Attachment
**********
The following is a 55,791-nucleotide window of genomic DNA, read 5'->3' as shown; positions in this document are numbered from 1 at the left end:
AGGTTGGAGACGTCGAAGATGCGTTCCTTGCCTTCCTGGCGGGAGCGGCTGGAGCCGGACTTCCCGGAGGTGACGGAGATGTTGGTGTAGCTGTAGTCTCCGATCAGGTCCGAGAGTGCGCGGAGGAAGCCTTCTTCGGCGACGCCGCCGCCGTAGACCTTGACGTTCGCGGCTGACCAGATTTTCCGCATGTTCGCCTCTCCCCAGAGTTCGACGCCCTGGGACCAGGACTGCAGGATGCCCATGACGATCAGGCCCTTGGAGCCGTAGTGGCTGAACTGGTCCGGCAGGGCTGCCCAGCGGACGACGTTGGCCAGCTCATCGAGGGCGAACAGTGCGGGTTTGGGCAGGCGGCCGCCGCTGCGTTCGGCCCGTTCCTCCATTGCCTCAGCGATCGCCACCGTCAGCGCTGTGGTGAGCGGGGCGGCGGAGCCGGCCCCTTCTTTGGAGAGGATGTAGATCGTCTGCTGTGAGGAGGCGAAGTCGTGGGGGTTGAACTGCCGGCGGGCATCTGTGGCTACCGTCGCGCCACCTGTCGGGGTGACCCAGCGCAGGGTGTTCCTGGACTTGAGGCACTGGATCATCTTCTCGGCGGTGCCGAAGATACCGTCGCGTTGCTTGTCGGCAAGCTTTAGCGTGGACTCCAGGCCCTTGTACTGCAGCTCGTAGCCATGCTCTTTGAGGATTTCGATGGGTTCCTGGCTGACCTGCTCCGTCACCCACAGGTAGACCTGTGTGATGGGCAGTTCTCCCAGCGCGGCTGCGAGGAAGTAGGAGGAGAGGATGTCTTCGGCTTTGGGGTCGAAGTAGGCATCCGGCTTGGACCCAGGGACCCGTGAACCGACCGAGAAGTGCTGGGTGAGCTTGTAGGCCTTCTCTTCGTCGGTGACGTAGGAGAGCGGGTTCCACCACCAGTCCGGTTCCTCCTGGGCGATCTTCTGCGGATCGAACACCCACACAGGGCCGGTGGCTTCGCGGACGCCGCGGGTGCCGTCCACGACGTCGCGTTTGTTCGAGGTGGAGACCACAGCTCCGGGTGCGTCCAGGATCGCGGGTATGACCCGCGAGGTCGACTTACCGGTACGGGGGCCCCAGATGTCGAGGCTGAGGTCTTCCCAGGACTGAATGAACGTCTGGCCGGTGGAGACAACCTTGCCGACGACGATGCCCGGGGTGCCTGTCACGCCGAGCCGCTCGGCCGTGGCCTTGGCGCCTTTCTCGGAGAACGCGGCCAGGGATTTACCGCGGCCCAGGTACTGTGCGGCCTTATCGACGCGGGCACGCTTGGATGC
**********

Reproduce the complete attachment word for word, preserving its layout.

The following is a 55,791-nucleotide window of genomic DNA, read 5'->3' as shown; positions in this document are numbered from 1 at the left end:
AGGTTGGAGACGTCGAAGATGCGTTCCTTGCCTTCCTGGCGGGAGCGGCTGGAGCCGGACTTCCCGGAGGTGACGGAGATGTTGGTGTAGCTGTAGTCTCCGATCAGGTCCGAGAGTGCGCGGAGGAAGCCTTCTTCGGCGACGCCGCCGCCGTAGACCTTGACGTTCGCGGCTGACCAGATTTTCCGCATGTTCGCCTCTCCCCAGAGTTCGACGCCCTGGGACCAGGACTGCAGGATGCCCATGACGATCAGGCCCTTGGAGCCGTAGTGGCTGAACTGGTCCGGCAGGGCTGCCCAGCGGACGACGTTGGCCAGCTCATCGAGGGCGAACAGTGCGGGTTTGGGCAGGCGGCCGCCGCTGCGTTCGGCCCGTTCCTCCATTGCCTCAGCGATCGCCACCGTCAGCGCTGTGGTGAGCGGGGCGGCGGAGCCGGCCCCTTCTTTGGAGAGGATGTAGATCGTCTGCTGTGAGGAGGCGAAGTCGTGGGGGTTGAACTGCCGGCGGGCATCTGTGGCTACCGTCGCGCCACCTGTCGGGGTGACCCAGCGCAGGGTGTTCCTGGACTTGAGGCACTGGATCATCTTCTCGGCGGTGCCGAAGATACCGTCGCGTTGCTTGTCGGCAAGCTTTAGCGTGGACTCCAGGCCCTTGTACTGCAGCTCGTAGCCATGCTCTTTGAGGATTTCGATGGGTTCCTGGCTGACCTGCTCCGTCACCCACAGGTAGACCTGTGTGATGGGCAGTTCTCCCAGCGCGGCTGCGAGGAAGTAGGAGGAGAGGATGTCTTCGGCTTTGGGGTCGAAGTAGGCATCCGGCTTGGACCCAGGGACCCGTGAACCGACCGAGAAGTGCTGGGTGAGCTTGTAGGCCTTCTCTTCGTCGGTGACGTAGGAGAGCGGGTTCCACCACCAGTCCGGTTCCTCCTGGGCGATCTTCTGCGGATCGAACACCCACACAGGGCCGGTGGCTTCGCGGACGCCGCGGGTGCCGTCCACGACGTCGCGTTTGTTCGAGGTGGAGACCACAGCTCCGGGTGCGTCCAGGATCGCGGGTATGACCCGCGAGGTCGACTTACCGGTACGGGGGCCCCAGATGTCGAGGCTGAGGTCTTCCCAGGACTGAATGAACGTCTGGCCGGTGGAGACAACCTTGCCGACGACGATGCCCGGGGTGCCTGTCACGCCGAGCCGCTCGGCCGTGGCCTTGGCGCCTTTCTCGGAGAACGCGGCCAGGGATTTACCGCGGCCCAGGTACTGTGCGGCCTTATCGACGCGGGCACGCTTGGATGC